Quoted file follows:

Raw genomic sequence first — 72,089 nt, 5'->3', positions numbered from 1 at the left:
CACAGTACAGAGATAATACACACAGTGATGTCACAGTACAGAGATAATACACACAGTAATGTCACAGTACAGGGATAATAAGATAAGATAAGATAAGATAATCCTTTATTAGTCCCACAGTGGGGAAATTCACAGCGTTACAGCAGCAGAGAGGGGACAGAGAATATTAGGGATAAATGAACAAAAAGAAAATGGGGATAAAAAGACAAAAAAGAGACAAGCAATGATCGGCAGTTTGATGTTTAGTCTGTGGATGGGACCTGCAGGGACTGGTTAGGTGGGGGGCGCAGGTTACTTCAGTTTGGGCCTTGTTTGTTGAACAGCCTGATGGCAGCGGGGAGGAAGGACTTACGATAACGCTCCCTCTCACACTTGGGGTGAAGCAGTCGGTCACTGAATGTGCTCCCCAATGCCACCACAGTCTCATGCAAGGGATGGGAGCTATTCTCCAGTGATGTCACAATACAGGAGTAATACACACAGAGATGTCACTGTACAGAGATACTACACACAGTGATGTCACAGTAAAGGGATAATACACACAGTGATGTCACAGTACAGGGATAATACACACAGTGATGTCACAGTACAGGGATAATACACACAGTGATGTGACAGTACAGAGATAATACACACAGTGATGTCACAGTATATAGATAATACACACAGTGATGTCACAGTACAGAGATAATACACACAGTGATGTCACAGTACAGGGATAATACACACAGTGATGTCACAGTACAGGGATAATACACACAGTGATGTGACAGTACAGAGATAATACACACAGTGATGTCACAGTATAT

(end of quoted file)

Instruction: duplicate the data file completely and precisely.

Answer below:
Raw genomic sequence first — 72,089 nt, 5'->3', positions numbered from 1 at the left:
CACAGTACAGAGATAATACACACAGTGATGTCACAGTACAGAGATAATACACACAGTAATGTCACAGTACAGGGATAATAAGATAAGATAAGATAAGATAATCCTTTATTAGTCCCACAGTGGGGAAATTCACAGCGTTACAGCAGCAGAGAGGGGACAGAGAATATTAGGGATAAATGAACAAAAAGAAAATGGGGATAAAAAGACAAAAAAGAGACAAGCAATGATCGGCAGTTTGATGTTTAGTCTGTGGATGGGACCTGCAGGGACTGGTTAGGTGGGGGGCGCAGGTTACTTCAGTTTGGGCCTTGTTTGTTGAACAGCCTGATGGCAGCGGGGAGGAAGGACTTACGATAACGCTCCCTCTCACACTTGGGGTGAAGCAGTCGGTCACTGAATGTGCTCCCCAATGCCACCACAGTCTCATGCAAGGGATGGGAGCTATTCTCCAGTGATGTCACAATACAGGAGTAATACACACAGAGATGTCACTGTACAGAGATACTACACACAGTGATGTCACAGTAAAGGGATAATACACACAGTGATGTCACAGTACAGGGATAATACACACAGTGATGTCACAGTACAGGGATAATACACACAGTGATGTGACAGTACAGAGATAATACACACAGTGATGTCACAGTATATAGATAATACACACAGTGATGTCACAGTACAGAGATAATACACACAGTGATGTCACAGTACAGGGATAATACACACAGTGATGTCACAGTACAGGGATAATACACACAGTGATGTGACAGTACAGAGATAATACACACAGTGATGTCACAGTATAT